Elizabeth Lodge

Senior Line Manager, Help the Aged

Old people can be difficult

I am an Englishman working in an Altenheim (old people's home) in middle Germany.

There may be some truth in Juliet's complaint, but a lot of people don't realise that when parents or relatives live in such institutions they often undergo a partial character change due to their drastic change in surroundings and lifestyle.

Very often the workers in these homes know the relative better, because of the intimate day-to-day contact. I am caring for an elderly lady who has a serious incontinence problem but is convinced that everyone knows about it and can tell she's wearing these pads. The outcome is that she will only wear the smallest pads, so she ends up wetting herself and the chair she happens to be sitting in, often the floor too, and then people really do notice her problem.

When we try to explain, she gets aggressive and often violent. It's a constant battle between her aggression, and catching her before she wets herself. Which is extremely difficult.

Frank Byram

Lower Saxony, Germany

Such bullying is common

Juliet must report her concern immediately to the UKCC, the regulatory body for nursing, midwifery and health visiting. All we need is the name of the nurse and the outline of her father's allegations. Juliet needn't worry about whether or not the allegations are true; our investigations will discover the truth. If the nurse is innocent, she has nothing to fear. If the manager of the home is a nurse, then she must be reported to the UKCC as well, for her failure to take action. Unfortunately, this type of occurrence is all too frequent. Nursing homes provide the largest single source of complaints about nurses' conduct and abuse of the elderly.

Dr John Knape

United Kingdom Central Council for Nursing Midwifery and Health Visiting

My grandmother suffered needlessly

My grandmother was in a highly esteemed home 22 miles from where I live. I could get to see her only every six weeks, and other members of the family visited her when they could. She often complained of ill-treatment, and although in my heart I did have my doubts, I brushed them aside because I was worried that if we complained we would be asked to take her away, or that she would be victimised in our absence.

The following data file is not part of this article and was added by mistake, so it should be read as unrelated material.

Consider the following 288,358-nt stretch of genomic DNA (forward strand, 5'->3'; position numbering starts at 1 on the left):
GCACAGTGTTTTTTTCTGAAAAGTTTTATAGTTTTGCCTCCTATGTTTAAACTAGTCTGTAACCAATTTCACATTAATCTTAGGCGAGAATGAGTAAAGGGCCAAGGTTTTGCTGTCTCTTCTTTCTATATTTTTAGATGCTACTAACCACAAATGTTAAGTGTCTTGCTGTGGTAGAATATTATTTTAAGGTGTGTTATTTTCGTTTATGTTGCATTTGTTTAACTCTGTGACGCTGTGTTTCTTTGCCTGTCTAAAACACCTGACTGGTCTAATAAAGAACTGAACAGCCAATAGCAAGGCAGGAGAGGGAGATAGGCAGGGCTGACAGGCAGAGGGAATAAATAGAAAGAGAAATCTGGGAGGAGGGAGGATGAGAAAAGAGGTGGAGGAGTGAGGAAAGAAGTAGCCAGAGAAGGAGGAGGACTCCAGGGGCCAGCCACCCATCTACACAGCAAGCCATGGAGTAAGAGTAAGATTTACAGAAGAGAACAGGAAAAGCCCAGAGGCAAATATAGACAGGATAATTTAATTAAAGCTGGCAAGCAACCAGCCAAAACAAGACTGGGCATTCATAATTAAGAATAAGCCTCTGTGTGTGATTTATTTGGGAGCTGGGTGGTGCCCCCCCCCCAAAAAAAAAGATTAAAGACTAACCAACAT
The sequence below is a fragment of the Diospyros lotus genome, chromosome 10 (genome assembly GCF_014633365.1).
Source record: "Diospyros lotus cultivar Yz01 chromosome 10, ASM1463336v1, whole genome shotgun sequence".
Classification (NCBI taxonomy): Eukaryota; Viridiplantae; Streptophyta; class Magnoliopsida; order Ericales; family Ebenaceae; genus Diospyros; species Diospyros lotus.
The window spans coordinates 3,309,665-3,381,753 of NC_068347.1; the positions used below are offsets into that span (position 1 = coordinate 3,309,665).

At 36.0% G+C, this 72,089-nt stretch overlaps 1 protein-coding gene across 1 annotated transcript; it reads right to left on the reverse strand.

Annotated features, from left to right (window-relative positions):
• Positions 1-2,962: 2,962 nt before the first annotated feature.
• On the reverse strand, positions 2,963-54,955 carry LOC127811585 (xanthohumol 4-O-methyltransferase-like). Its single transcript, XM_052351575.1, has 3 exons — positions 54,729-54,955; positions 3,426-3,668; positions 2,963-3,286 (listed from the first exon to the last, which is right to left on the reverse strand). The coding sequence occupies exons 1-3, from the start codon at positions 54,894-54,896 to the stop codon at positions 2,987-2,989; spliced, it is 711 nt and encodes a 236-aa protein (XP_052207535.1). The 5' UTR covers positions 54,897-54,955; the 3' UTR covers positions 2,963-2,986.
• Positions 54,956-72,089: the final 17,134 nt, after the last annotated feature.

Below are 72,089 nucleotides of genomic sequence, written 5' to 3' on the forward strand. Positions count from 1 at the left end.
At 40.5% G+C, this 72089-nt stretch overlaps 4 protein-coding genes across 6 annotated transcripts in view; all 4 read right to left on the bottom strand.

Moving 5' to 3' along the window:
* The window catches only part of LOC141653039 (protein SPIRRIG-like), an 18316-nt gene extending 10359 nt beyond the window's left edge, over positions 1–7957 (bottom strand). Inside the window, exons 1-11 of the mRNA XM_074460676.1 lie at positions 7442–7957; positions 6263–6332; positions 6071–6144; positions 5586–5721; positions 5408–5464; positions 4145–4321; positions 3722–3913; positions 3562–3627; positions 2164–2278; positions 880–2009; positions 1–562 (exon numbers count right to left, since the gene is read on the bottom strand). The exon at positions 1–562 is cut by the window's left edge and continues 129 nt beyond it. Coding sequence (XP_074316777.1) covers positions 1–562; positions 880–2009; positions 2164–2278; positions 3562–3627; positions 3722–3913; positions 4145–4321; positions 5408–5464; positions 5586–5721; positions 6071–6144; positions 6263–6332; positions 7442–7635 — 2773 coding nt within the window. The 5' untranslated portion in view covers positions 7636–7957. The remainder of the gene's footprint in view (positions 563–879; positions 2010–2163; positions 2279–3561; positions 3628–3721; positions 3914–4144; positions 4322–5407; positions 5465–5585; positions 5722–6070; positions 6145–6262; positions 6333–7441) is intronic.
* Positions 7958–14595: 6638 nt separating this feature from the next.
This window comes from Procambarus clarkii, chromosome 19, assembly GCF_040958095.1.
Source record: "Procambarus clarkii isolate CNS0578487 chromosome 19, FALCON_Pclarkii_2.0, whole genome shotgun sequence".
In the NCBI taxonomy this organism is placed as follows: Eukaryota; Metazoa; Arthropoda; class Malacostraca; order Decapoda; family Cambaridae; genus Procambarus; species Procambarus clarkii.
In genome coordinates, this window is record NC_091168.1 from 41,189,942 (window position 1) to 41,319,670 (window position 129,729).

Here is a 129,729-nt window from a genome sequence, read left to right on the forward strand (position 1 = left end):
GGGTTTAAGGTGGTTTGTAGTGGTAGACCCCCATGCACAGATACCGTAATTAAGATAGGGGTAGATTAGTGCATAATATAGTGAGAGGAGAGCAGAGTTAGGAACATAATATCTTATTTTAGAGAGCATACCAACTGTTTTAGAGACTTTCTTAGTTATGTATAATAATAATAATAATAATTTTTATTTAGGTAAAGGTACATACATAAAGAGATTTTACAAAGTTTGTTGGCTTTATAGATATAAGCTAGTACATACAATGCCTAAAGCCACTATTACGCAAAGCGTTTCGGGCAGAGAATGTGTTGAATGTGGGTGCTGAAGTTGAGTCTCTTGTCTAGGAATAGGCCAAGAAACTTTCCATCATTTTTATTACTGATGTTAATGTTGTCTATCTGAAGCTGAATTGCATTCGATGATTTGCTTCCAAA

Since she died I have discussed this with the family, and discovered that we all had our misgivings about the home but because we were unable to visit more often we none of us did anything.

My father is now in a home near me. He raised a similar complaint to that reported by your reader. Determined not to make the same mistakes again, I raised it with the staff nurse, who talked to the member of staff concerned. It has not recurred.

I will always carry with me the guilt that I feel for not looking after my grandmother properly when she most needed me. A good home will address your concerns, and a reluctance to complain will only encourage poor ones to flourish.

Michelle Haynes, London NW7

Next week's problem: I want my lover to leave her husband

Dear Virginia,

After 24 years of marriage my wife and I separated amicably three years ago. We still do things together with our two grown-up children.

Seven years ago I acquired a lover, and we meet for excellent sex, champagne and caviar at a local hotel. We talk twice a week on the phone but she's married to a real MCP. Although I have been happy like this, recently I've been feeling lonely and wanting a proper relationship. My lover was horrified. She said she'd never have the courage to leave her husband, how much she loved me and so on, how happy she was with the status quo. I could put pressure on her, but could I face the responsibility of breaking up another marriage, with all the pain it involves? And anyway, am I mad to think that a relationship based on occasional sex and telephoning could translate into a stable marriage?

Yours sincerely, David

Letters are welcome, and everyone who has a suggestion quoted will be sent a bouquet from Interflora. Send personal experiences or comments to me at the Features Department, `The Independent', 1 Canada Square, Canary Wharf, London E14 5DL (fax 0171-293 2182) by Tuesday morning. If you have a dilemma of your own you would like to share, let me know.